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Health Information

Hepatitis C 

Summary/Definition

Hepatitis C is an acute and chronic liver disease caused by infection of the hepatitis C virus, which belongs to the infectious diseases of the 3rd class. 

The mechanism of spread of this virus includes blood transmission, including transfusion or transplantation of organs containing hepatitis C virus, as well as the use of injectable drugs, joint or repeated use of syringes, non-compliance with safe injection techniques and medical procedures. There is also a risk of infection with improper use of needles and syringes contaminated with hepatitis C virus. In addition, tattoos and piercings using infected equipment, sexual contact with an infected partner and vertical transmission of the virus from an infected mother to a newborn are important ways of transmitting the virus. In the past, blood transfusion was the main cause of infection in the Republic of Korea, but after the introduction of mandatory screening of blood donors, this problem has significantly decreased, and since 2005, no cases of infection caused by blood transfusion have been registered.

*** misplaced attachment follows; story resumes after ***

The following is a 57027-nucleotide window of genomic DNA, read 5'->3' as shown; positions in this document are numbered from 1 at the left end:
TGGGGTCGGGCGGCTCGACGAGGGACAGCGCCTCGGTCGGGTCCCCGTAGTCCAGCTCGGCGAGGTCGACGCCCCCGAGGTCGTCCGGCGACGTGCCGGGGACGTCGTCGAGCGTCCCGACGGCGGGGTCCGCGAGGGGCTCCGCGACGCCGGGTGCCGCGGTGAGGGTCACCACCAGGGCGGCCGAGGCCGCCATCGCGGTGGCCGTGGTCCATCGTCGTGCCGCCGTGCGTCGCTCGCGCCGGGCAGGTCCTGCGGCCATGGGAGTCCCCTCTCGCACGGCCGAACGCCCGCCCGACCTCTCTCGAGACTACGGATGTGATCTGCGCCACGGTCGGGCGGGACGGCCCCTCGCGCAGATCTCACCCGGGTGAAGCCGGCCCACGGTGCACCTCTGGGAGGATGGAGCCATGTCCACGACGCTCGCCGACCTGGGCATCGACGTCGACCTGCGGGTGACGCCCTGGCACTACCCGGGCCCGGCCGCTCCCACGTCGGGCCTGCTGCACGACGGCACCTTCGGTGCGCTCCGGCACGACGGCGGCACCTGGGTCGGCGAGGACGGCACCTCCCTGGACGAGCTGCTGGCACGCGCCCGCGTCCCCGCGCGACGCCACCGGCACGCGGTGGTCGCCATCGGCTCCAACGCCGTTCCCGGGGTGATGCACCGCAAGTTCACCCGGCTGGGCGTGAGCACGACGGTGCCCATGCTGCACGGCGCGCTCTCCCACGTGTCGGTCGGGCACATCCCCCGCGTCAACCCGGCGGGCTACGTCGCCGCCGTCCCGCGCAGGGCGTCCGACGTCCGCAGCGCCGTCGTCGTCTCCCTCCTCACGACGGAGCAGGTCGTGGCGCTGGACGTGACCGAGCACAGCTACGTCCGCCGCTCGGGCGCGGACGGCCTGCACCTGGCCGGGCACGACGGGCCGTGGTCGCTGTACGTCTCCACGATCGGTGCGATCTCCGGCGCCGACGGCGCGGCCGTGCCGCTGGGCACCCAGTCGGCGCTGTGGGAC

World statistics 

The spread of antibodies to hepatitis C virus is observed worldwide, which is 1.6%. It is estimated that about 115 million people have the corresponding antibodies. Regions with a high prevalence (over 3.5%) include Central Asia, including Mongolia, Southeast Asia, including China, Pakistan and Thailand, as well as North Africa, including Egypt. Regions with a relatively low prevalence (less than 1.5%) include the Republic of Korea, the rest of Asia, including Japan, North America, including the USA, and South America.